During this course we learned, among others, to make a plan.

mvdberg112

New Member
Dutch
Sample sentence:"During this course we learned, among others, to make a plan."
'among others' is to indicate that we learned multiple things, and one of them is 'to make a plan'.

1. Can among others refer to things or abstract ideas or only to persons?Some other examples:
They bought among others some vegetables.
The problem is caused, among others, by lack of study.

2. Is the placement important. Do these mean the same:
2a During this course we learned to make a plan, among others. vs. During this course we learned among others to make a plan.
2b They bought among others some vegetables. vs. They bought some vegetables, among others.
2c The problem is caused, among others, by lack of study. vs. The problem is caused by lack of study, among others.

I found this thread, but it did not 100% answer my question:
http://forum.wordreference.com/showthread.php?t=1145970

With a few reactions we would have some more views on it.
 
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  • MilkyBarKid

    Senior Member
    British English
    'among others' is to indicate that we learned multiple things,

    Notice how you had to explain that to us?!
    Try:
    "During this course we learned, among other things, how to make a plan."
     

    se16teddy

    Senior Member
    English - England
    1a They bought among others some vegetables.
    1b The problem is caused, among others, by lack of study.
    2. Is the placement important. Do these mean the same:
    2a During this course we learned to make a plan, among others. vs. During this course we learned among others to make a plan.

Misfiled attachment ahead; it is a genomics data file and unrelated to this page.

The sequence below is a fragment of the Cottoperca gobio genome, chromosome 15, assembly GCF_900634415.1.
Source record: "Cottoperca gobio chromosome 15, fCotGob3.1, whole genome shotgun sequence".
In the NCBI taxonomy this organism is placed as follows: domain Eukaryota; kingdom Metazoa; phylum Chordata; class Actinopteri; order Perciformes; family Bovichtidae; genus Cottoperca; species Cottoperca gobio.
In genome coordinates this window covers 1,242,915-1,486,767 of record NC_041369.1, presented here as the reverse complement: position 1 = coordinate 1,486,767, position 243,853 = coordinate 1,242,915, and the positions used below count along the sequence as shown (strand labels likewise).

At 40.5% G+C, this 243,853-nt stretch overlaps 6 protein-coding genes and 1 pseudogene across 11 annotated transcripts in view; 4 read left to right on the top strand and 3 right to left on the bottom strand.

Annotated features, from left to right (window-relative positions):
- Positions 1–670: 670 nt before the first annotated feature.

2b They bought among others some vegetables. vs. They bought some vegetables, among others.
    2c The problem is caused, among others, by lack of study. vs. The problem is caused by lack of study, among others.
    For me,
    - in 2a and 2b others means other people.
    - 1a, 1b and 2c are unintelligible.

    This is not an easy issue though. I think that this sentence is ambiguous: I don't like all cheeses: I like Edam better than others.
    Do you like Edam better than other people like Edam?
    Do you like Edam better than you like other people?
    Do you like Edam better than you like other cheeses?
     
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    ewie

    Senior Member
    English English
    I think that this sentence is ambiguous: I don't like all cheeses: I like Edam better than others.
    I don't find that one ambiguous, because you've already established what your units are ('cheeses').
    It's all to do with establishing your units, MvdB.
    They bought among others some vegetables.
    Among other whats?
    The problem is caused, among others, by lack of study.
    Among other whats?
    etc.

    They bought, among other foodstuffs, some vegetables.
    The problem is caused by various factors, among others by lack of study.
    (This one would be more elegantly expressed as:
    The problem is caused by various factors, among which is lack of study.)
     

    mvdberg112

    New Member
    Dutch
    Thanks to all four of you.

    So long story short:
    'among others' we can only use if we have mentioned the unit (as ewie says); the unit can be people or things though.

    Understood correctly?

    Thank you!
     

    George French

    Senior Member
    English - UK
    Sample sentence:"During this course we learned, among others, to make a plan."
    The whole sentence sounds/feels wrong in English. It looks just like a translation from a bad piece of Dutch.

    GF..

    It might be an candidate for the Dutch/English forum........
     

    Grady412

    Senior Member
    English - US
    You can use "among others" when the reader can easily divine what the "others" are. For instance, you could say "The author's essays have been published in Forbes, the Financial Times and the Wall Street Journal, among others" because the reader will know the "others" refers to other publications.

    For clarity, it's almost always better to define what the "others" are. In my example above, I'd like to see "among other financial publications" (if that is the case). In your vegetable example, it's not clear what the others would be. Did they bring vegetable among other offerings? Did they bring vegetables among other nutritious foods? See what I mean?

    Don't use "among others" as a shortcut to avoid providing examples.
     
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